“Jesus said to them, “I am the bread of life;
whoever comes to me shall not hunger,
and whoever believes in me shall never thirst.”
I’ve been reading through the biography of Robert Murray M’Cheyne, a Scottish Presbyterian Minister in the 1830’s. The biographical sketch of his life is filled with excerpts from his daily journals and insights into his heart and mind for ministry. It is fascinating (and somewhat comforting) to read of another pastor from an entirely different time and place, who also struggled with a sense of never making the most of his time, who felt terribly unqualified for the high calling of ministry were it not for the Sovereign Grace of God, and whose greatest joy was to bring glory to God in sharing the Gospel.
Something struck me, though, as I was reading, that made me stop and think about my life in comparison with M’Cheyne’s. Early on there was this summary of the young pastor’s ministry:
From the first he fed others by what he himself was feeding upon. His preaching was in a manner the development of his soul’s experience. It was a giving out of the inward life. He loved to come up from the pastures wherein the Chief Shepherd had met him—to lead the flock entrusted to his care to the spots where he found nourishment.
(Bonar, Andrew A. Memoirs and Remains of R.M.M’Cheyne. (Edinburgh, Banner of Truth Trust, 1978)pg. 36.)
I have shared before my daily Scripture reading practice. I encourage everyone to read daily from the Word of God, and to read in a way that lets the Word really sink in, soaking the mind and soul with God’s revelation. There are a variety of reading programs out there, but the one I prefer, actually, was developed by M’Cheyne. In this program, you read the Old Testament once and the New Testament and Psalms twice per year, reading about four chapters a day, taken from different parts of the Bible.
I share this, not necessarily as an advertisement for the reading plan (though you can go here to find out more). No, I share this to warn you of a hazard of such a plan. Reading God’s Word ought to draw you deeper into the presence of God, knowing His will, revealing His love, and strengthening your faith. There is deep, nourishing, life-giving power in His Word. Still, sometimes having a reading plan before you makes you want to read to “get it done” so you can move on to the next thing.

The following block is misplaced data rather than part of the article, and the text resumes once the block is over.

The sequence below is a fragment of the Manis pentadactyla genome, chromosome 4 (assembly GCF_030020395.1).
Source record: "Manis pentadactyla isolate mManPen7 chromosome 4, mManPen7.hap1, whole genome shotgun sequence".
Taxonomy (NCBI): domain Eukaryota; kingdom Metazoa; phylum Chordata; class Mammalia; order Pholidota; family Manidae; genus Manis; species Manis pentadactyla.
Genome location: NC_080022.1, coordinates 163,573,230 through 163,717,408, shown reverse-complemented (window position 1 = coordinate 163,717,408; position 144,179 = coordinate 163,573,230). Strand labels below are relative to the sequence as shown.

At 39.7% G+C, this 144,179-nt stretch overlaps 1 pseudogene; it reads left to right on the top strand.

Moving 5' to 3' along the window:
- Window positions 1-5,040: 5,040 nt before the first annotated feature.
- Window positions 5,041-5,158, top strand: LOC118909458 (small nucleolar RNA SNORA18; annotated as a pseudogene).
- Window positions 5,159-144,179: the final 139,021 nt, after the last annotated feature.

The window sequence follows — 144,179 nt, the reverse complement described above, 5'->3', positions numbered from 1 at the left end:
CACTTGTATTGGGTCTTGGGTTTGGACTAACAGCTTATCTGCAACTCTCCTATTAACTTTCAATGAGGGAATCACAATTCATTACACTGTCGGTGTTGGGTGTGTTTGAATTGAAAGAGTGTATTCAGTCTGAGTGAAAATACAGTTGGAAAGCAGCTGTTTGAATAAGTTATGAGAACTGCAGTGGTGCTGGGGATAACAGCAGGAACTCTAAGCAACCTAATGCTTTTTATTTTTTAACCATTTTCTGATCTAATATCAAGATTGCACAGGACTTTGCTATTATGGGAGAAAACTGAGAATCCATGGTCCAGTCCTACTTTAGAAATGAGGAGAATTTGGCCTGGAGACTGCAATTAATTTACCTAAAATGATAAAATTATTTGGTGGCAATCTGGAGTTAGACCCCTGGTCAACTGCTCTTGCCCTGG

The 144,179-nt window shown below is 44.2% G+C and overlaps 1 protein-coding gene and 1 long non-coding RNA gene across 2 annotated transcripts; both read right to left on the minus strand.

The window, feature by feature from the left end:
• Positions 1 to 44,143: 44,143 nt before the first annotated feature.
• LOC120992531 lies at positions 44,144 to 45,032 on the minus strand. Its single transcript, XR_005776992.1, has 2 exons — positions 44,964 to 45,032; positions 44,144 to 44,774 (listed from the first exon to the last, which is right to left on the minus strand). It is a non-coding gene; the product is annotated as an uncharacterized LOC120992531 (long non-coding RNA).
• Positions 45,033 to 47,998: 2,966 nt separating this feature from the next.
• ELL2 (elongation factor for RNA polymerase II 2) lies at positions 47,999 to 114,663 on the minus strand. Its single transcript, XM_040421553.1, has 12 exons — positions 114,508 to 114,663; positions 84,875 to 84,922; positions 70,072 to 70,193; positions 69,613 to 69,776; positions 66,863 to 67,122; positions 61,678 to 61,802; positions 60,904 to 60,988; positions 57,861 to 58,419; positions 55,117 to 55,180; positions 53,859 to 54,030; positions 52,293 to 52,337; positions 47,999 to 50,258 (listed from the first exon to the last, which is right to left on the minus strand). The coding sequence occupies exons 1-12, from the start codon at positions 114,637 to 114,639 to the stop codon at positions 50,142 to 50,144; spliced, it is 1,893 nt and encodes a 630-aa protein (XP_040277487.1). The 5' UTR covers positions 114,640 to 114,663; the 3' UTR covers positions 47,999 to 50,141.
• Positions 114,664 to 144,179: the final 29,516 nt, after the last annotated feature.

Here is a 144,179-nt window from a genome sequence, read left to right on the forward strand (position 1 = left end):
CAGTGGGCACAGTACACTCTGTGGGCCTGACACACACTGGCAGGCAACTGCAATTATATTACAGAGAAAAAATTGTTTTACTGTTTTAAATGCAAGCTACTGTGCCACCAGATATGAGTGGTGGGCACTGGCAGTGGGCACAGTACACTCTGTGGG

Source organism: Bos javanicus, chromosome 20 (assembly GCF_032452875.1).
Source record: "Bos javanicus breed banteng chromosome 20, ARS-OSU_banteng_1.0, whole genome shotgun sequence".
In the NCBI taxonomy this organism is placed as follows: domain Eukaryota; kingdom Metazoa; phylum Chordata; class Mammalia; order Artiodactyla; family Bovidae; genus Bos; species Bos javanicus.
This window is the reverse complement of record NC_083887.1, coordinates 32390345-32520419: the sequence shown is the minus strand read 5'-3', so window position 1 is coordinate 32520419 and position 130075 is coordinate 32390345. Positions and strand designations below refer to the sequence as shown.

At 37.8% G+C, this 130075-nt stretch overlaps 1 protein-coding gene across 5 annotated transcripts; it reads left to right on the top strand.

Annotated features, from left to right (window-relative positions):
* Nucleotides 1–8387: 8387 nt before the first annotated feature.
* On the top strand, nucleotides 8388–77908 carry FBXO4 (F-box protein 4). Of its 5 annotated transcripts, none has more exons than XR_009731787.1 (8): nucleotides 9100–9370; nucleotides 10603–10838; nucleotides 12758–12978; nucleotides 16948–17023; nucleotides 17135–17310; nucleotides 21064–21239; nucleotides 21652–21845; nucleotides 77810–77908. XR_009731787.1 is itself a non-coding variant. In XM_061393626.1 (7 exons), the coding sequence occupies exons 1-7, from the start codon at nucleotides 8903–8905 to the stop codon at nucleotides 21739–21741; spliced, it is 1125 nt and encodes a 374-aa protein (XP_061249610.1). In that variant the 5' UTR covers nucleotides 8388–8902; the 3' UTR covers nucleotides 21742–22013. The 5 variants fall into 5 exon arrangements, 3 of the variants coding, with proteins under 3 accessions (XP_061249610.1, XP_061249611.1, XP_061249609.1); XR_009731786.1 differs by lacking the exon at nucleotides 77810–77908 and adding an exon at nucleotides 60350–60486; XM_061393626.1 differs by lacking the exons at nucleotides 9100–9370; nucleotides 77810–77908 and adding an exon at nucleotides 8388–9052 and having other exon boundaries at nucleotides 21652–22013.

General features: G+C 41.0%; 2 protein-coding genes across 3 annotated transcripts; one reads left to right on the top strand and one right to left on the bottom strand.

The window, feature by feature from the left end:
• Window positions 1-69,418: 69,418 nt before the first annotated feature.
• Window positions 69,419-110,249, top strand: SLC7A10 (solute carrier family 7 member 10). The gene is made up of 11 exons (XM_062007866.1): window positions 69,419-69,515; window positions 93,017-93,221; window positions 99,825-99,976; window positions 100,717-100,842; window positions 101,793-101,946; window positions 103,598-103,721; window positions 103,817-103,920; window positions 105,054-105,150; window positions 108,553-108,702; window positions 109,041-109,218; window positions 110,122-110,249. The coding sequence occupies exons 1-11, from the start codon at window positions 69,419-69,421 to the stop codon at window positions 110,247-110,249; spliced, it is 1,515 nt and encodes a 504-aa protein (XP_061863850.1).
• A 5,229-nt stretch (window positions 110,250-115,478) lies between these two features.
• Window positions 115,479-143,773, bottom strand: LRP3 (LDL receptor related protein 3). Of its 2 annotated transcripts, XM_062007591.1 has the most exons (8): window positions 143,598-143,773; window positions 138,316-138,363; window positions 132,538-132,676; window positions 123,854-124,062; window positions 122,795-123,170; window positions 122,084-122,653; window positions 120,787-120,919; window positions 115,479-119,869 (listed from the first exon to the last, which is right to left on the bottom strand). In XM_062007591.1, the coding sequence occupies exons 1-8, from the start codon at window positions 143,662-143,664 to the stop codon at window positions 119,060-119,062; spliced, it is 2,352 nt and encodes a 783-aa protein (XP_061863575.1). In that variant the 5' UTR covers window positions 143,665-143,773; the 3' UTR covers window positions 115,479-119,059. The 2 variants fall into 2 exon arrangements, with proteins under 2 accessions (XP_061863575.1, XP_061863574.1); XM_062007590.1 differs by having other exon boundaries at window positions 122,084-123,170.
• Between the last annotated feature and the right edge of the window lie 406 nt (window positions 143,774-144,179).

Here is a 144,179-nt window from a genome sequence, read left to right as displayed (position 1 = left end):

How often do we read our Bibles, check the reading off the “To-Do List” for the day, close the book and move on? Are we just grazing in the grass, never really getting down to the roots? I have to admit, there are a lot of days when that’s all my Bible reading really is – just something to do. I skim the surface of the page, my eyes see the words, but the words never really touch my heart.
How can I expect to feed the flock unless I am first fed by the Word? If I am not sharing from the deep experience of my soul, if I am not “giving out of the inward life,” then the best I can give is but an anemic, watered-down, half-life of the Gospel. If I am not fed in the pasture where my Chief Shepherd as met me, how can I ever hope to lead others.
I read that M’Cheyne would rise well before the break of day to worship and fellowship in the communion with God, singing Psalms and hymns and reading God’s word. That time in devotion would so prepare him for the day that all of his studies, all of his conversations, all of his leisure, was permeated with the fragrance of the Gospel. He had been to the feast, and he was sharing the portion of the table of the Lord.
Why do we, why do I, fast from such a blessed fellowship today? Why do we starve ourselves spiritually, content to live of the scraps and droppings that fall before us, when we have been invited to the feast? God sets before us in His Word a smorgasbord of all the most soul-satisfying, life-giving truth that our hearts hunger for, and we ask for the “weight-watchers” menu. When we deprive ourselves of all that God offers us, we are essentially telling God we don’t need Him nor what He gives, and we’d rather do this life on our own and in our own way. (“How’s that working for you?” – Dr. Phil)
The simple truth of the matter is, God is God, and we are not. He provides our daily bread. He spins the planets and keeps them going. Without Him, we can do nothing. We cannot survive without every good gift that comes from His hand. And yet, at His right hand are pleasures forevermore (Psalm 16:11), and God would not have us famished spiritually. Rather, “Blessed be the God and Father of our Lord Jesus Christ, who has blessed us in Christ with every spiritual blessing in the heavenly places…” (Eph 1:3).
Pull up to the table, to the feast of the Lord, and drink deep the blessing of His Word. Let His Word teach you, correct you, fill you, strengthen you; until His Word gives light to all of yours. Let your reading time, may my reading time, be a time of sweet communion in the Lord’s presence that give grace and substance to every endeavor through the day.